THE US retrial of father and daughter Tom and Molly Martens for the murder of Irish businessman Jason Corbett, 39, is now not expected until late fall as a key hearing in North Carolina has been postponed.
Judge David Hall was scheduled to confirm a hearing with prosecutors and the two defense teams next Monday.
However, that pretrial hearing in Davidson County Superior Court has been postponed.
The court session is understood to be canceled due to a scheduling conflict.
A date has not yet been set for a new pre-trial hearing, at which a date for a full retrial will be confirmed.
Mr Corbett’s Irish family had not planned to travel to North Carolina for the hearing after attending a key court session last March.
Mr Corbett’s two children, Jack, 17, and Sarah, 15, faced their stepmother and step-grandfather at that hearing in March for the first time since their father was beaten to death in the bedroom of his North Carolina home in August 2015
Both children were accompanied to the Davidson County Superior Court hearing by Mr Corbett’s sister Tracey Corbett-Lynch, her husband Dave and their children Dean and Adam.
Tom, 71, and Molly Martens, 37, sat alongside their legal teams on the left side of Lexington’s Courtroom Nine.
Neither of them looked at the two children or members of the Corbett family as they entered to be seated on the right side of the courtroom.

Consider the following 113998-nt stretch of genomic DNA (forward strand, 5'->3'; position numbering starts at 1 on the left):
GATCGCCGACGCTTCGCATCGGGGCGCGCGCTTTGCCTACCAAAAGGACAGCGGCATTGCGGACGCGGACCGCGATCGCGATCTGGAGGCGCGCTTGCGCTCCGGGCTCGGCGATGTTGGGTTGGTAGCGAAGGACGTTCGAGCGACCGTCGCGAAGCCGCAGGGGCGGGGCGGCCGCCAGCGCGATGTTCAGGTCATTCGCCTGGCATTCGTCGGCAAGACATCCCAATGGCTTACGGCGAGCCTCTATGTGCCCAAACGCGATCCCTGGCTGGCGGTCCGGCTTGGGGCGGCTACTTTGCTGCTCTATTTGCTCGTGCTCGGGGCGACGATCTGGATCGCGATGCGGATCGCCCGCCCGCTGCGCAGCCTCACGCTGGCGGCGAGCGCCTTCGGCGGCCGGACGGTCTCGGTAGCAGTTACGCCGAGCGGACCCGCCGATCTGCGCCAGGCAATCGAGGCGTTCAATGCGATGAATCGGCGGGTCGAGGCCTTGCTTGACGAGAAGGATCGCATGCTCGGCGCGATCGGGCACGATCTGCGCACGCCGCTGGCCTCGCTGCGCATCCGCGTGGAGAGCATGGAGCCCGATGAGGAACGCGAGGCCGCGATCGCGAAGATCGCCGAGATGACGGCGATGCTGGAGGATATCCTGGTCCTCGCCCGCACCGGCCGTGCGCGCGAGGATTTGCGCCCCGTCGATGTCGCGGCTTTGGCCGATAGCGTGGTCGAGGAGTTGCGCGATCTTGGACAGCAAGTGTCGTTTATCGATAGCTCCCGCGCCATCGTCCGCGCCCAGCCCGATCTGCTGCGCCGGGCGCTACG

The Limerick family traveled to North Carolina to demonstrate their continued support for North Carolina prosecutors — and to underscore their request for an early retrial.
The family had originally been told a retrial could take place in May or June.
However, a retrial is unlikely before the autumn – a major disappointment for the Limerick family as Jack and Sarah face important senior year exams.
The retrial – which will include direct evidence from Jack and Sarah Corbett – is expected to take up to seven weeks.
As a gesture of support for the Corbett family, two members of the 2017 trial jury who unanimously convicted Tom and Molly Martens of second-degree murder attended the court hearing last March.
Both hugged the Corbett family outside the courthouse after the end of the pre-trial hearing.
Forsyth County Judge David Hall, specifically appointed to hear the retrial, was informed by Assistant District Attorney Alan Mr. Martin that the state had disclosed all information to the defense teams of Douglas Kingsberry, R. Vannoy and Jones Byrd.
Judge Hall is a former prosecutor.
Mr Martin revealed the disclosure included 9,725 pages of documents, as well as digital files including photos and audio recordings.